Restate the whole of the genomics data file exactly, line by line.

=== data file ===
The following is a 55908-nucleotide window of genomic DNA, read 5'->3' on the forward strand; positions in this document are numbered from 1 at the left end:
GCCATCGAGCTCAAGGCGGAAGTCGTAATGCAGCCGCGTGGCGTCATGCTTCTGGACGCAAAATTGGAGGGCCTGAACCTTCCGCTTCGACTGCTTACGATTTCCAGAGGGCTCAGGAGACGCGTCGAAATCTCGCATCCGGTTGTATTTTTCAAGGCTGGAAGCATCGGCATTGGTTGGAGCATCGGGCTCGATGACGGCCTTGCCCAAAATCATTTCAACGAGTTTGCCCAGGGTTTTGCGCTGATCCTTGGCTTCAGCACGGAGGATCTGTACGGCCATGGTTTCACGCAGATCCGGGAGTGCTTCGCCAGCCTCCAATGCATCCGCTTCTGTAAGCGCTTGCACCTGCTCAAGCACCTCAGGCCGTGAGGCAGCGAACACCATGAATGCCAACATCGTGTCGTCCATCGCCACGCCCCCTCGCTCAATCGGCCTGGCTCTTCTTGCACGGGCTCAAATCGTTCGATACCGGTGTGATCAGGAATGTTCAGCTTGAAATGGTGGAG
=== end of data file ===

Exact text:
The following is a 55908-nucleotide window of genomic DNA, read 5'->3' on the forward strand; positions in this document are numbered from 1 at the left end:
GCCATCGAGCTCAAGGCGGAAGTCGTAATGCAGCCGCGTGGCGTCATGCTTCTGGACGCAAAATTGGAGGGCCTGAACCTTCCGCTTCGACTGCTTACGATTTCCAGAGGGCTCAGGAGACGCGTCGAAATCTCGCATCCGGTTGTATTTTTCAAGGCTGGAAGCATCGGCATTGGTTGGAGCATCGGGCTCGATGACGGCCTTGCCCAAAATCATTTCAACGAGTTTGCCCAGGGTTTTGCGCTGATCCTTGGCTTCAGCACGGAGGATCTGTACGGCCATGGTTTCACGCAGATCCGGGAGTGCTTCGCCAGCCTCCAATGCATCCGCTTCTGTAAGCGCTTGCACCTGCTCAAGCACCTCAGGCCGTGAGGCAGCGAACACCATGAATGCCAACATCGTGTCGTCCATCGCCACGCCCCCTCGCTCAATCGGCCTGGCTCTTCTTGCACGGGCTCAAATCGTTCGATACCGGTGTGATCAGGAATGTTCAGCTTGAAATGGTGGAG